Editorial: Medical director of the Health Center, Dr. Colleen Collins, clarifies some University COVID-19 policies
Despite being almost two years into the COVID-19 pandemic and halfway through our fourth semester of COVID-19 restrictions, the Justice Editorial Board had lingering questions about some of the University’s policies.
We reached out to the Golding Health Center for clarification on a number of points and would like to share some responses from Dr. Colleen Collins, medical director of the Health Center.
One of the first things that students do in the morning is fill out the Daily Health Assessment. Often, students are unsure whether to include certain symptoms that they are experiencing. Collins wrote that students should keep “in mind that we are looking for new symptoms that are suggestive of a new infection. If you chronically have a runny nose due to seasonal allergies, or you transiently sneezed one afternoon, these would not be symptoms you should feel compelled to fill out in the DHA.”
If you do report symptoms and subsequently fail the DHA, the Health Center will evaluate your situation with you, bearing in mind that within a heavily-vaccinated population like Brandeis’, “the likelihood that a febrile flu-like illness is [COVID-19] is increasingly unlikely.”
Collins said that the Health Center is rarely isolating symptomatic cases at this point, unless the symptoms developed after “high-risk” close contact with a person who tested positive for COVID-19.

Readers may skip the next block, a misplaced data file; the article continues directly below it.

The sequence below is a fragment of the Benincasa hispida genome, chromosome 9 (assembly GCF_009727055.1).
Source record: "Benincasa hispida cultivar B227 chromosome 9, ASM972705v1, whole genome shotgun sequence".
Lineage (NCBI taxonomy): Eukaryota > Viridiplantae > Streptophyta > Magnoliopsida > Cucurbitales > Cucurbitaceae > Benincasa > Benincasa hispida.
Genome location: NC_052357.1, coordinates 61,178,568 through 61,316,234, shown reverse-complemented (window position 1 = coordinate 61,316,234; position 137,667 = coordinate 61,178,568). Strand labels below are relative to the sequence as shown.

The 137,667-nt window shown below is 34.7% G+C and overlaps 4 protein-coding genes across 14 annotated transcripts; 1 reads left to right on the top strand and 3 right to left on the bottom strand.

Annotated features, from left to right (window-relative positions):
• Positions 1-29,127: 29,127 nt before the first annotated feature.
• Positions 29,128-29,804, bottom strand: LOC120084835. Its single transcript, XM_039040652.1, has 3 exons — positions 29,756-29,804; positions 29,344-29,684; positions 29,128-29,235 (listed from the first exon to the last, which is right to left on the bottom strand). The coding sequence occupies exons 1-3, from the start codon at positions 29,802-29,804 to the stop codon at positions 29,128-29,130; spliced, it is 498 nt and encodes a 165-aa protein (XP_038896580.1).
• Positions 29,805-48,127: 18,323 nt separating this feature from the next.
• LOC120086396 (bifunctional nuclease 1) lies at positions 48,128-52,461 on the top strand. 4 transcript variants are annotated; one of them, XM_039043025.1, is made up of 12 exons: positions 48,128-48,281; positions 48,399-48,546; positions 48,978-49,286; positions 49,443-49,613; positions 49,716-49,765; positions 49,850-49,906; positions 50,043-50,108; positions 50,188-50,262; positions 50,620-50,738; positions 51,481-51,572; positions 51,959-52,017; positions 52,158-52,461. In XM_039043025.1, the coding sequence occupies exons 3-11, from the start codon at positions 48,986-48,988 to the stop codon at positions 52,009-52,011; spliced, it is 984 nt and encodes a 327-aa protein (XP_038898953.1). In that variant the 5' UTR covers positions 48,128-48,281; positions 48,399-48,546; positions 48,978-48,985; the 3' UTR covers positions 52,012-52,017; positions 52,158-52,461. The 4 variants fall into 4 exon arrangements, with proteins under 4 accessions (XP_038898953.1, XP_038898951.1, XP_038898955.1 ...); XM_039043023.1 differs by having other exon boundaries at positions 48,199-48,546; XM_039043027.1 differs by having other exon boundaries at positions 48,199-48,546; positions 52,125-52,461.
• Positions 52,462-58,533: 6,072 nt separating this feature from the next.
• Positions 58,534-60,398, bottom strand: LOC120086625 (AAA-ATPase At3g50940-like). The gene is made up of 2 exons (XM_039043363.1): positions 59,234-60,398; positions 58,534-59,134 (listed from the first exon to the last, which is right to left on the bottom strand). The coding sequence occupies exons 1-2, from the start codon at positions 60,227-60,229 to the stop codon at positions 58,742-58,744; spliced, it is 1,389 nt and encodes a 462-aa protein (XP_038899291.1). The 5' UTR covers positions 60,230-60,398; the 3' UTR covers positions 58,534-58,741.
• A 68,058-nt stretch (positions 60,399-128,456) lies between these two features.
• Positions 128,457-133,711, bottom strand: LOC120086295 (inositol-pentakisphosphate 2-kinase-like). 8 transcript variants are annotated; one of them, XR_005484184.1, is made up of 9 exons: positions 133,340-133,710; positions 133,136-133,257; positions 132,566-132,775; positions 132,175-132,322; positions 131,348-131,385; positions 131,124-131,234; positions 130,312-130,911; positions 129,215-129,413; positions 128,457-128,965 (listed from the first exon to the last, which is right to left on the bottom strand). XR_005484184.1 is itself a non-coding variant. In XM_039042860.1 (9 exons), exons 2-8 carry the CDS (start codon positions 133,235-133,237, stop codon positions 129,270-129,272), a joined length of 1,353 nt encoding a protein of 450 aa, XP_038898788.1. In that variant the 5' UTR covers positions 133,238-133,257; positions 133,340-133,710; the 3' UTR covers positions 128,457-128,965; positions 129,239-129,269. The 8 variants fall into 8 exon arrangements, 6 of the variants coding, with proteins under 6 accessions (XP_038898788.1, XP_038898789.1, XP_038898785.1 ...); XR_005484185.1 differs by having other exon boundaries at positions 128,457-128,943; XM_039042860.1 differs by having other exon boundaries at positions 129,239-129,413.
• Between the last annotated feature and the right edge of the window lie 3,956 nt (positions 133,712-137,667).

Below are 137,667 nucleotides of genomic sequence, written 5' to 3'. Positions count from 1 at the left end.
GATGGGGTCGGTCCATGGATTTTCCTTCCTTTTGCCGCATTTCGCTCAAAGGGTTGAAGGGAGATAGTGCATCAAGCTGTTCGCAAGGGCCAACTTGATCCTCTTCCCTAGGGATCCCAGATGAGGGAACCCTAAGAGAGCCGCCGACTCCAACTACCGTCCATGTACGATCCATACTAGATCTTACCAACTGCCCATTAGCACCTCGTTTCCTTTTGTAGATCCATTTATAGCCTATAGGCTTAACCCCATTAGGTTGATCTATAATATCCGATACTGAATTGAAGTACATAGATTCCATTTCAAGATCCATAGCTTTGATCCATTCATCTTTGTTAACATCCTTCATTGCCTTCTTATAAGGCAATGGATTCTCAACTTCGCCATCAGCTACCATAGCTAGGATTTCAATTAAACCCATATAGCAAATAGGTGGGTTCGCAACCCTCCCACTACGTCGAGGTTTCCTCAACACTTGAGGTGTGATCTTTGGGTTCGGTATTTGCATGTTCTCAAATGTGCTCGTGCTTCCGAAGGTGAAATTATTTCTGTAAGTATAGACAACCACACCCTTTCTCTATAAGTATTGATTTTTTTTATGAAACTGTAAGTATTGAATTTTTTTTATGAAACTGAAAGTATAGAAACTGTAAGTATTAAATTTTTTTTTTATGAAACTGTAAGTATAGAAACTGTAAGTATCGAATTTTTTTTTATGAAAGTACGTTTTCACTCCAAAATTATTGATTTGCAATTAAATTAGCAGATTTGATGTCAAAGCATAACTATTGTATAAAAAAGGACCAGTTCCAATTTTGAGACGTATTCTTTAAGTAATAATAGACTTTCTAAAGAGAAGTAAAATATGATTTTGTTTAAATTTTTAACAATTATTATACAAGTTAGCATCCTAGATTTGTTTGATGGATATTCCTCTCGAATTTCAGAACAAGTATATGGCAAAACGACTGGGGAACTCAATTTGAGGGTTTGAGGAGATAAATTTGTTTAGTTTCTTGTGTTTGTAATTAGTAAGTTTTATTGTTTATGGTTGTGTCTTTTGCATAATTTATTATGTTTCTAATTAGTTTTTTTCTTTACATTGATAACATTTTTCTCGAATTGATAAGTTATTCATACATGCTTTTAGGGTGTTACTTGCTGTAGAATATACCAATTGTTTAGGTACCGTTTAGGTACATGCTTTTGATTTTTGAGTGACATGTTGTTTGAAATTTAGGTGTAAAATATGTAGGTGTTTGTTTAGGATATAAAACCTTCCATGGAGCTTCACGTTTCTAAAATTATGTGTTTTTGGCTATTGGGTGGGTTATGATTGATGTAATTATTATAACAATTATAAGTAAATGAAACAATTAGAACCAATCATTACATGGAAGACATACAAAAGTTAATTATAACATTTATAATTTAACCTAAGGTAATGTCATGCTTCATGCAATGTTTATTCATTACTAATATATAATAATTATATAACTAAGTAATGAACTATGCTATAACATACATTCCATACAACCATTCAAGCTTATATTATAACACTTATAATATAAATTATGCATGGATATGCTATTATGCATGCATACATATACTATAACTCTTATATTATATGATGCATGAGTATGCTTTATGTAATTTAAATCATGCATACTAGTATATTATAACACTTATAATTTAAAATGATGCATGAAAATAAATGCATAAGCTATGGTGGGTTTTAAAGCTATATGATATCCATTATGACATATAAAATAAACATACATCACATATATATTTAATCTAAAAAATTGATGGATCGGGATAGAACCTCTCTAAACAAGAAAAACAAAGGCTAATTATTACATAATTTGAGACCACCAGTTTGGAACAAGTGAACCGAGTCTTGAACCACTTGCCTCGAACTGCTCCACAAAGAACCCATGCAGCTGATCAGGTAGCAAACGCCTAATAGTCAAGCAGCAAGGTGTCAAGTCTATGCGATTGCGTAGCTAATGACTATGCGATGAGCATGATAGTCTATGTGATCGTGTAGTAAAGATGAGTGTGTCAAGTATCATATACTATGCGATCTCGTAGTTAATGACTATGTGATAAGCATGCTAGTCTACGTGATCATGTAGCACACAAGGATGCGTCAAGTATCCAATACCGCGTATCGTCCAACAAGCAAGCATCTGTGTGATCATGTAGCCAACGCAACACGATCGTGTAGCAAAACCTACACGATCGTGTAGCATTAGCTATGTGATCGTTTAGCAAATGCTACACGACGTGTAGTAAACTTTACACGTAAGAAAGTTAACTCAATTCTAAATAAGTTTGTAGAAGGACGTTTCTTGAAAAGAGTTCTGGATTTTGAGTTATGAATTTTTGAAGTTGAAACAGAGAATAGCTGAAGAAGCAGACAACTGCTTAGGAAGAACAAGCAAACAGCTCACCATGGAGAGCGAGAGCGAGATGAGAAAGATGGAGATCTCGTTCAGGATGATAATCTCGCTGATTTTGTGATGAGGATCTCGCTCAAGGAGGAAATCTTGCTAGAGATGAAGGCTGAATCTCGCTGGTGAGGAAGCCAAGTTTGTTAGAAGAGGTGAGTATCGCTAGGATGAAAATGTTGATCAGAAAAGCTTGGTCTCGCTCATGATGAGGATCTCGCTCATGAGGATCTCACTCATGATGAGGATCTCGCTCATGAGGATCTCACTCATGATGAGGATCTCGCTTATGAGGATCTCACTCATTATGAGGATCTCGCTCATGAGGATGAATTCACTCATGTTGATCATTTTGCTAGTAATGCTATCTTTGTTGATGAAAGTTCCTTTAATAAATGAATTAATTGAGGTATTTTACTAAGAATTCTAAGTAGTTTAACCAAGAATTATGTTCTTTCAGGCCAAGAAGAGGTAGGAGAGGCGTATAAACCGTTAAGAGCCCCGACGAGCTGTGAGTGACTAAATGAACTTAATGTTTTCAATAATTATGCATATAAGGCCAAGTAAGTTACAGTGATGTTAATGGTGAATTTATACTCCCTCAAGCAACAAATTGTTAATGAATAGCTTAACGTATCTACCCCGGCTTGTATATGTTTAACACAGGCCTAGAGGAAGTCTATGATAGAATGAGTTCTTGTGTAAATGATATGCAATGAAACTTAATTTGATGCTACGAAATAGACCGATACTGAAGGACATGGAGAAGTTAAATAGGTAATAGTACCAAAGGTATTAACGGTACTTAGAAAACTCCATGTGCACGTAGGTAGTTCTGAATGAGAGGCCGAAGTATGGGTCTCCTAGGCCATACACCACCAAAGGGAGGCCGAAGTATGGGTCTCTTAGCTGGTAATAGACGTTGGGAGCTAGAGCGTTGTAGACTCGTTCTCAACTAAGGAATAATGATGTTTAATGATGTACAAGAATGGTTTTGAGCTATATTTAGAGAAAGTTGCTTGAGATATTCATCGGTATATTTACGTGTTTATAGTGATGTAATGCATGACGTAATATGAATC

Examples of high-risk close contacts include “roommates, housemates or significant others,” per Collins Those who test positive for COVID-19 are always isolated for 10 days.
It is also important to remember the distinction between quarantining and isolating, which are often incorrectly used interchangeably. Those required to quarantine are able to stay in their own spaces, limiting contact with others. Those in isolation are moved to 567 South Street after testing positive and have no contact with other individuals.
Collins added that “if a clinical evaluation identifies strep throat or a sinus infection or pneumonia as the source of fever, then treatment for a bacterial infection would be prescribed and the student would not be asked to isolate or quarantine.”
This board believes it is important for students to remember our social responsibility to keep one another safe from all infections — not just COVID-19 — and encourages everyone to remain cautious about socializing and attending class when sick. We appreciate that the University has continued to implement these safety measures and that the campus community has maintained relatively low rates of infection throughout the semester. Finally, we want to remind everyone to continue to exercise caution and sensibility.